Hi, everyone. I spent the last few days in New Mexico and I had a great time. I’ve had New Mexico on my list of places I want to visit but I never quite made it there until now. It’s an incredible place—funky, beautiful, mystical, historic, educational, and awe-inspiring. And for foodies, it’s a place where cuisine is an experience unto itself.
Let’s have a taste of the Southwest…
I learned on this trip that what differentiates New Mexican cuisine from Mexican cuisine is largely the chiles used. New Mexican uses a lot of red and green chiles that are indigenous to the Southwest. In fact, green chiles are a staple in the Southwest. They are used in or on just about everything (even beer!). Mexican food favors jalapeño peppers (as well as poblanos) and vegetables, pork, chicken, or fish as the main ingredients.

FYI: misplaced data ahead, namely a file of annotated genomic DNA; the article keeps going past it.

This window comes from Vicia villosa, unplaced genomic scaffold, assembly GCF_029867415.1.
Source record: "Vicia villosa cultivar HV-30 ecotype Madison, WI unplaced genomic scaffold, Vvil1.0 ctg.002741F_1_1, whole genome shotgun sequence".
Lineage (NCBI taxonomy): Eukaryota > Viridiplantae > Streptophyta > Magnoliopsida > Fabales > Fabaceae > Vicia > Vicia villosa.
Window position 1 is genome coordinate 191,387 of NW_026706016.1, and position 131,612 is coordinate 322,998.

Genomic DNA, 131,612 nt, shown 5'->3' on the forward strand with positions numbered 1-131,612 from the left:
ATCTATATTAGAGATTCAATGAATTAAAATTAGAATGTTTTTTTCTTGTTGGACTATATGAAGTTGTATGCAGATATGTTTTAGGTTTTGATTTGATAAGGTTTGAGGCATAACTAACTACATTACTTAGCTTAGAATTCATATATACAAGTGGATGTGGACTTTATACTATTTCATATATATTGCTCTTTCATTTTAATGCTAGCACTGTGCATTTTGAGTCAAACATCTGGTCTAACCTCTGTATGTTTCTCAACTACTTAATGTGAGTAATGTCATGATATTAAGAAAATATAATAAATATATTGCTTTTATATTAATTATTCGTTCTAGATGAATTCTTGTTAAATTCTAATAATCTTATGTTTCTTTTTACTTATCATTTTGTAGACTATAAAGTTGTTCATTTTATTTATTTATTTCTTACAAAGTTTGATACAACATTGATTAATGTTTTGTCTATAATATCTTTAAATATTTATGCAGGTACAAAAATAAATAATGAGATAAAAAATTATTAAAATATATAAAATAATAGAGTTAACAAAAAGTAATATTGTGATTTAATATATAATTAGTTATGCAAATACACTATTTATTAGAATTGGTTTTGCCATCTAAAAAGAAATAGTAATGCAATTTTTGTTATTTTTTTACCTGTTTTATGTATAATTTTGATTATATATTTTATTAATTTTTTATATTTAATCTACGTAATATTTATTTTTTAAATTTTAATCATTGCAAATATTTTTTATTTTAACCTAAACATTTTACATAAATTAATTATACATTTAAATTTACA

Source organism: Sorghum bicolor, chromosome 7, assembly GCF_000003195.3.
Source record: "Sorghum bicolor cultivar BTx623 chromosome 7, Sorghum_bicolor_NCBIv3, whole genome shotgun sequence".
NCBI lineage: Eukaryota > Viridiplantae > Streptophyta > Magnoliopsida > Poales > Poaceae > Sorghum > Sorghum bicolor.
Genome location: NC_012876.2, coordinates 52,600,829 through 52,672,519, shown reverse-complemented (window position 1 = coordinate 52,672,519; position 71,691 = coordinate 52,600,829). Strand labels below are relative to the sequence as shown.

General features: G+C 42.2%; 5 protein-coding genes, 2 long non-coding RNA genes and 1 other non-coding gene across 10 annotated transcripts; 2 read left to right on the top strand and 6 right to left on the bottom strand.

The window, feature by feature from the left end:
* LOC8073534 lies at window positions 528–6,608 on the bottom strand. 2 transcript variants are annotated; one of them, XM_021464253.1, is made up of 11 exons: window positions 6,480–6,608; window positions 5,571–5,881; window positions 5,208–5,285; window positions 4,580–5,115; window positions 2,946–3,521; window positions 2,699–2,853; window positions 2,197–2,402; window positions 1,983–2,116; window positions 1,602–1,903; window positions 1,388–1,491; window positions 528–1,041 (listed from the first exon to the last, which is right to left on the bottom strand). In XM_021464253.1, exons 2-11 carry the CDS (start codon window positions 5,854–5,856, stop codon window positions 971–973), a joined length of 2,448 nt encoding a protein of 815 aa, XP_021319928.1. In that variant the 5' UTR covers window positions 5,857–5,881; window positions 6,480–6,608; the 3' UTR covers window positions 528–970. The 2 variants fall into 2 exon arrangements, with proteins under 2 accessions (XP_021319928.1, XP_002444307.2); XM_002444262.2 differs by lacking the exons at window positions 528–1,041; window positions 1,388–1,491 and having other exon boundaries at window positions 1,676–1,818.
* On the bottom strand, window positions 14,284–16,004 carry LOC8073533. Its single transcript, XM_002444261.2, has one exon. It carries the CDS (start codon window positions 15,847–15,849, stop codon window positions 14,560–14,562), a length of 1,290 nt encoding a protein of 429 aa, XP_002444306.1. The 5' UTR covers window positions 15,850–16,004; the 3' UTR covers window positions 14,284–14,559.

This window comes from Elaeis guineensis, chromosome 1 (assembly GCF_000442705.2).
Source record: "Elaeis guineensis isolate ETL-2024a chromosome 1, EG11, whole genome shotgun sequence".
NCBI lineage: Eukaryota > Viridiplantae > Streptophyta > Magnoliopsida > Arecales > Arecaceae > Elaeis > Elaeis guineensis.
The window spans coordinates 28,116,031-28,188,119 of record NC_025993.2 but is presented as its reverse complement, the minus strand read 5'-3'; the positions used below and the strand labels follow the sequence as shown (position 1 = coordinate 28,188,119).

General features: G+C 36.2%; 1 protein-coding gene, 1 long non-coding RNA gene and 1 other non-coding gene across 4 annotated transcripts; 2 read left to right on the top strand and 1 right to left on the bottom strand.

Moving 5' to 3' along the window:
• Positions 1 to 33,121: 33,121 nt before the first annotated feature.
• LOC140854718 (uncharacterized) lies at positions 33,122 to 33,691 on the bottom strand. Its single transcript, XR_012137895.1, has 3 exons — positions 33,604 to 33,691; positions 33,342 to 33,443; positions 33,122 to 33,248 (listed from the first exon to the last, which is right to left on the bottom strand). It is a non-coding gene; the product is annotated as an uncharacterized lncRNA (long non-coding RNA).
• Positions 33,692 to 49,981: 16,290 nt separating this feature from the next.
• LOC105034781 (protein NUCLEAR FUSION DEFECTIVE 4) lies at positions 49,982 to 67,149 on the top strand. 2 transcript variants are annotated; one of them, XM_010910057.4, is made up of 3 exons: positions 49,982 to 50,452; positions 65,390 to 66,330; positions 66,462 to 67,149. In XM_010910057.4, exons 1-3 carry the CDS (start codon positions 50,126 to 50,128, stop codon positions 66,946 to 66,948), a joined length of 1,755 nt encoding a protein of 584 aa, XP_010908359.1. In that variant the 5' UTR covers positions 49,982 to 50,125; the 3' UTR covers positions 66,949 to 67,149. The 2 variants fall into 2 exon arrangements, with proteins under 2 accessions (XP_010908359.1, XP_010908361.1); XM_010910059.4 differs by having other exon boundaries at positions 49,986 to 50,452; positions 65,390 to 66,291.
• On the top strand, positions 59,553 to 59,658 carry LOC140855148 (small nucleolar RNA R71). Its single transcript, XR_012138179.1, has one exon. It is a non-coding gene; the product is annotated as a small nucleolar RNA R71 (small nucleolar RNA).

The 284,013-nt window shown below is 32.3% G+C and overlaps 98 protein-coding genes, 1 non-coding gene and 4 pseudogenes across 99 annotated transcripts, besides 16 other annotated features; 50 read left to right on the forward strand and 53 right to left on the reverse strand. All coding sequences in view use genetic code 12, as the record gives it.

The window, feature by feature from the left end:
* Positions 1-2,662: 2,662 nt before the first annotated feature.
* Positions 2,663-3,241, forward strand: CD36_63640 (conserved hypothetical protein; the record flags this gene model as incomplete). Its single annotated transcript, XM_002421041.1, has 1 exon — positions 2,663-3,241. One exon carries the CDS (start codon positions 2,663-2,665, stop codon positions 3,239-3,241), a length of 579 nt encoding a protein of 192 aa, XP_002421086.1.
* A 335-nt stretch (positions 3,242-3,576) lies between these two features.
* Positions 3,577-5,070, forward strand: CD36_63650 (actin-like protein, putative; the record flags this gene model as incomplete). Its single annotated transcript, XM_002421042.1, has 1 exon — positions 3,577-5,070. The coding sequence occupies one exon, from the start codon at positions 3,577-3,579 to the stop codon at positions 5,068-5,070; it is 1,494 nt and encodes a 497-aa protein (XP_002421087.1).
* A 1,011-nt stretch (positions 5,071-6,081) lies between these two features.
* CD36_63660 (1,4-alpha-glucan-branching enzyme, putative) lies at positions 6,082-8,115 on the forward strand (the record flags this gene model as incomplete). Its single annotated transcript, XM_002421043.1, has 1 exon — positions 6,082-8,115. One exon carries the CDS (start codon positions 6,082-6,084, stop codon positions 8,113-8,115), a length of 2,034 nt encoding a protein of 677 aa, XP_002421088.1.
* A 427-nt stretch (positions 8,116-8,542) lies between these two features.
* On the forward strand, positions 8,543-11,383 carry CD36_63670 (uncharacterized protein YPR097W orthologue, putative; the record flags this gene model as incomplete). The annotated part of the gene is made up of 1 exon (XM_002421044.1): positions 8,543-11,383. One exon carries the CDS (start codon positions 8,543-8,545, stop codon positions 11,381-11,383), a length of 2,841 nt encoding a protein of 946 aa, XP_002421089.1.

Tex-Mex, as we know it today, is a 20th-century invention and the so-called “Tex-Mex chili” was a combo of cowboy and ranch food and Mexican dishes that includes beef, something that wasn’t very common in Mexican foods. I’m not sure that I even want to address Cali-Mex. I’m not an expert on any of these cuisines, but they have their origins south of the present-day border with Mexico and also with the Spanish, who colonized Mexico and parts of the Southwest. Then, like all cuisines, it evolved based on region, the cultural background and traditions of the inhabitants of that region and their economic status, and locally available products. If you want a better explanation than the one I just gave (and I don’t blame you if you do), here are a couple of sites that might help: